What to bring back from Sicily?

Sicily (and Italy in general) is gastronomically very rich, so my tips on what to bring from Sicily will be more extensive than usual. And yet it will not be possible to cover even a small part of what Sicily offers. So, what did I bring from my last trip to Sicily?

Sicilian cheeses
Sicilian cheeses. There is a lot to say about Italian cheeses, along with dried ham, cheeses regularly make up the largest part of what I bring home. Near Palermo, you can look for the so-called “lost cheese” tuma persa, which is produced only by cheesemakers in the village of Castronovo di Sicilia. Pecorino siciliano is one of the oldest cheeses produced in Europe. You can also try the giant cheese maiorchino. This time I brought cheeses from smaller local producers. The price for cheeses varies, depending on the type of cheese and the size of the package.

Sicilian pasta

Sicilian pasta. Busiate are a Sicilian type of pasta twisted into spirals, which are hollow inside. They remotely resemble the twisted telephone cables used in the past. Busiate are typical for the area of Sicilian Trapani. I like to buy whole grain pasta, and this was no exception. This half-kilo package cost just under 4 EUR.

Sicilian pasta

Caserecce are another typical Sicilian pasta, ideal for use with sauces, as their twisted shape allows them to absorb a lot of liquid. In Italy, almost all pasta is made using bronze dies, which should give them a rougher surface and ensure greater sauce adhesion. Since there are a huge number of pasta types in Italy, I always try to bring local types, and in the case of Sicily, these are caserecce and busiate. This half-kilo package cost just under 2 EUR.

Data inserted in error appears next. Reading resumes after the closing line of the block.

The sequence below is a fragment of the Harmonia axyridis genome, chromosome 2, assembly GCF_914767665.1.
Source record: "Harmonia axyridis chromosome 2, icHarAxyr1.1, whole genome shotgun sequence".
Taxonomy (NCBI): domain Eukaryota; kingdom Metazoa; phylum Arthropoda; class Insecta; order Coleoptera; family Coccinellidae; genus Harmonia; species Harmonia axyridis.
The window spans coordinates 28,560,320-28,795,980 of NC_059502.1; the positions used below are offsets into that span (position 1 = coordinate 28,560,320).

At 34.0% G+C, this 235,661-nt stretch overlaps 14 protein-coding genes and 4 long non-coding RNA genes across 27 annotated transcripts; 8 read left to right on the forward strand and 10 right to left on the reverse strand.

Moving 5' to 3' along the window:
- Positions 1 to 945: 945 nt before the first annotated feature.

Sicilian olives

Sicilian olives. At the markets, you will find many stalls offering olives, either by weight or packaged. Before purchasing, the seller will gladly offer you one or two olives to taste, so you can choose the ones you like the most. Vacuum-packed olives will pass through airport security without any problems (if they are not in brine). This package cost just under 2 EUR.

Candied orange peel

Candied orange peel. In sunny Sicily, oranges and lemons thrive and are incorporated into many recipes. You will encounter candied orange peel, for example, in the filled tubes of cannoli. This package cost just under 2 EUR.

Sicilian Modica chocolate

Sicilian Modica chocolate. Chocolate from the Sicilian village of Modica has a specific and original recipe, using hand-ground cocoa beans, which gives the chocolate a unique grainy texture and distinctive taste. You can buy the chocolate plain or, for example, with the flavor of Sicilian oranges or salt from the Trapani region. The price for the chocolate is just under 4 EUR.

Anise cookies

Anise cookies. Anise or mint are my favorite plants, and I encountered anise cookies for the first time in Palermo. The taste is pleasantly refreshing, not too sweet. I recommend them as an unconventional gift. The package of cookies in the picture is made just a few kilometers from Palermo, so you will also support a local producer. This package cost 2.50 Euros.

Italian herbal liqueur Amara

Italian herbal liqueur Amara. The liqueur is often consumed after a meal. It has a bittersweet taste. There are many types of this liqueur. In this “Amara” version, the peel of red Sicilian oranges is used. It is also possible to buy a 100 ml bottle, which you can take on board the plane without any problems. This small package cost 5 EUR.

Ceramics with Sicilian motifs

Ceramics with Sicilian motifs. You don’t have to buy ceramics only at markets, they are often available in supermarkets, where you can get them really cheap. The plate in the picture cost 2 EUR in the Palermo supermarket Famila.

Ceramics with Sicilian motifs

The plates have an average diameter of 45 cm, so they are not small dishes. The price for this pattern is also 2 EUR.

If you are not limited by the weight of your luggage and the amount of liquids you carry, then a separate chapter of what to bring from Sicily, would be great Sicilian wine.